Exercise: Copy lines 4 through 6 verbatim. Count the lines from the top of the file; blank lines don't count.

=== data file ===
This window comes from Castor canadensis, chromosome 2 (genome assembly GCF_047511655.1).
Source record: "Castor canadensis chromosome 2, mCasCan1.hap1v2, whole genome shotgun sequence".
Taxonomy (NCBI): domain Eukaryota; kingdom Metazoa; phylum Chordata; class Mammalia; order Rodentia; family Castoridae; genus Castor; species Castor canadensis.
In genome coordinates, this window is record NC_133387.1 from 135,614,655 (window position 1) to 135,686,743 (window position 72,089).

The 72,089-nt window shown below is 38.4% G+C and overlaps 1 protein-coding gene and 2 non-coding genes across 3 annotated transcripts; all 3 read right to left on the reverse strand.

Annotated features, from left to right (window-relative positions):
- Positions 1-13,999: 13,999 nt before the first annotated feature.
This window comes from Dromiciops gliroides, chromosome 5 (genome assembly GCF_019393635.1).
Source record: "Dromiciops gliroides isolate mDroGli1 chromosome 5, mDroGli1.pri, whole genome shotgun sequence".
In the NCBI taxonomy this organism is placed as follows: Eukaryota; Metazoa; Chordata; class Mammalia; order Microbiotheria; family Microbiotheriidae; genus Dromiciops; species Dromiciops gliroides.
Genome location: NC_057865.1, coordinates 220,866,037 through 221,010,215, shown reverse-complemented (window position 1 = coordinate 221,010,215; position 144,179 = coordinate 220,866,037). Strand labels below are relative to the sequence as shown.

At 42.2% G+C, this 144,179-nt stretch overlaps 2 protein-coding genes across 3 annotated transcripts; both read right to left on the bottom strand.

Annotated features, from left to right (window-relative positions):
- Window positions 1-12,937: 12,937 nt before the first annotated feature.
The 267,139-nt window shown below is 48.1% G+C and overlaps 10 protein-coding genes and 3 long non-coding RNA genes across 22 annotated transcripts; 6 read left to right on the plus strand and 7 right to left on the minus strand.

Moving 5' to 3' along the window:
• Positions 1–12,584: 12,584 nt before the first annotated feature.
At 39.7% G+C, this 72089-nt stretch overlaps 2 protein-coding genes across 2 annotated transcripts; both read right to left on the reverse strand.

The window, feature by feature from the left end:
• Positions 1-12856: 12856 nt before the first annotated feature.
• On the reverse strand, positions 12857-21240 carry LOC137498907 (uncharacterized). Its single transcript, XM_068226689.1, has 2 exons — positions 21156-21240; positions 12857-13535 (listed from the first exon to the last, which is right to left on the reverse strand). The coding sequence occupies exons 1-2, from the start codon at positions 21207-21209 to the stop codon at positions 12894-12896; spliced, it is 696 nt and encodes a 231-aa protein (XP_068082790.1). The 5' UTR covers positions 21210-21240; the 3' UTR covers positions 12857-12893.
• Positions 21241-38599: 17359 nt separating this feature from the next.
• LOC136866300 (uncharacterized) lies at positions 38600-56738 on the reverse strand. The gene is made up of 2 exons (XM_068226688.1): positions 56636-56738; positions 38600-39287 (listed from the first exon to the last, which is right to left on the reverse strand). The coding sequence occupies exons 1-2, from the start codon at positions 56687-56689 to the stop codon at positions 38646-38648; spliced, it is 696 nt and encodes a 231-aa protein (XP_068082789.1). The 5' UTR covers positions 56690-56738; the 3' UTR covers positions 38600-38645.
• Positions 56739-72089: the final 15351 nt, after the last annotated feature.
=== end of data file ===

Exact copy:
In genome coordinates, this window is record NC_133387.1 from 135,614,655 (window position 1) to 135,686,743 (window position 72,089).

The 72,089-nt window shown below is 38.4% G+C and overlaps 1 protein-coding gene and 2 non-coding genes across 3 annotated transcripts; all 3 read right to left on the reverse strand.

Annotated features, from left to right (window-relative positions):